Jude and her twin brother, Noah, are incredibly close. At thirteen, isolated Noah draws constantly and is falling in love with the charismatic boy next door, while daredevil Jude cliff-dives and wears red-red lipstick and does the talking for both of them. But three years later, Jude and Noah are barely speaking. Something has happened to wreck the twins in different and dramatic ways . . . until Jude meets a cocky, broken, beautiful boy, as well as someone else—an even more unpredictable new force in her life. The early years are Noah’s story to tell. The later years are Jude’s. What the twins don’t realize is that they each have only half the story, and if they could just find their way back to one another, they’d have a chance to remake their world.
Once I got into it I absolutely loved it. Many, many feels.
It was rather metaphor heavy initially, which was rather jarring for my reading experience – because these were very expressive figures of speech.
“My heart leaves, hitchhikes right out of my body, heads north, catches a ferry across the Bering Sea and plants itself in Siberia with the polar bears and ibex and long-horned goats until it turns into a teeny-tiny glacier.
Because I imagined it.”
But nevertheless, I really got into the book about a third of the way in. Jandy Nelson has a gift for making you experience the truly gut-wrenching emotions, and my heart ached a little through the journey of Noah and Jude’s grief, hurt, anger, viciousness and redemption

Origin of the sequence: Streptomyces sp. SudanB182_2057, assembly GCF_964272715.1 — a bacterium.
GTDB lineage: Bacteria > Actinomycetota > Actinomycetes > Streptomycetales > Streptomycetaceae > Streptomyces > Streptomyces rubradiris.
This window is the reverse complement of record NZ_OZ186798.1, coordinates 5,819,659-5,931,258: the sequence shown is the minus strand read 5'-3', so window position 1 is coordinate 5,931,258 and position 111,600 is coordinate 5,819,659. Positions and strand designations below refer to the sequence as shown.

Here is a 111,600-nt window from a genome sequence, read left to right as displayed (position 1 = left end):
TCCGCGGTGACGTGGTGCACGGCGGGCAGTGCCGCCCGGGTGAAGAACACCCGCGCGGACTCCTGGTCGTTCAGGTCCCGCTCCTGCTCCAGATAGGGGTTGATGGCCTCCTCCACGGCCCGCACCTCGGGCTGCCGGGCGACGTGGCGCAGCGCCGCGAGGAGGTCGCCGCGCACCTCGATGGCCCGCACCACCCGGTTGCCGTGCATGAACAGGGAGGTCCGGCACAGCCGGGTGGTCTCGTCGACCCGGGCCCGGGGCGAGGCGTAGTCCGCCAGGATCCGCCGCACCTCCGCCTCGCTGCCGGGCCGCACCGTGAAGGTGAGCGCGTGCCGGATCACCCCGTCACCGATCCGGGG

I’ll Give You The Sun deals with the complications of family relationships: families falling apart, family members finding happiness outside of the family unit, family favourites, and the cold calculated hurt that we can inflict on those we love the best, because we love them the best, and know exactly where to stab the knife.
The book also covers teenage sexuality, being the awkward outcast and perennial parental disappointment, the nature of art and artistic ability, and.. you know what? The book really manages to cram in so many facets of the teenage, and indeed human experience, that I can’t list them all here. But what’s great about the author is that she manages to cover all these topics gracefully, without turning it into an Issue Book.
Some quotes that really stood out for me:
“Doesn’t it bother you to have a girl fight your battles for you? Doesn’t it bother you to be picked last for every team? Doesn’t it bother you to be alone all the time? Doesn’t it bother you, Noah?”
I didn’t bring the bad luck to us, no matter how much it felt that way. It brought itself. It brings itself.
The light hearted moments of humour in amongst the general angst:
“I will bathe in vinegar, down some raw eggs, and start looking for a wasp nest ASAP to put on my head.”
“I do not understand this,” he says.
“To reverse the leanings of the heart. Ancient family wisdom.”
He laughs. “Ah. Very good, In my family, we just suffer.”
And the sense of hope, of happiness at the end:
“You want us to live on a boat?” I ask.
“He wants us to live on an ark,” Noah answers, awe in his voice.